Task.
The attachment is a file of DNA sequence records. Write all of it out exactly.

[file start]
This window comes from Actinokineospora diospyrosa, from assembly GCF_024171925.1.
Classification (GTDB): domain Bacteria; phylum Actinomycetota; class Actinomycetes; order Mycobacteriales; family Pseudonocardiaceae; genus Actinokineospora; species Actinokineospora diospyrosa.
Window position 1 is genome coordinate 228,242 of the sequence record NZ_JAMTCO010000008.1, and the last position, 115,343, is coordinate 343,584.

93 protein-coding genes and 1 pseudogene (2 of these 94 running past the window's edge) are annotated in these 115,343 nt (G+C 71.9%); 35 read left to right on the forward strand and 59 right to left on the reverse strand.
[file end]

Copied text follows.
This window comes from Actinokineospora diospyrosa, from assembly GCF_024171925.1.
Classification (GTDB): domain Bacteria; phylum Actinomycetota; class Actinomycetes; order Mycobacteriales; family Pseudonocardiaceae; genus Actinokineospora; species Actinokineospora diospyrosa.
Window position 1 is genome coordinate 228,242 of the sequence record NZ_JAMTCO010000008.1, and the last position, 115,343, is coordinate 343,584.

93 protein-coding genes and 1 pseudogene (2 of these 94 running past the window's edge) are annotated in these 115,343 nt (G+C 71.9%); 35 read left to right on the forward strand and 59 right to left on the reverse strand.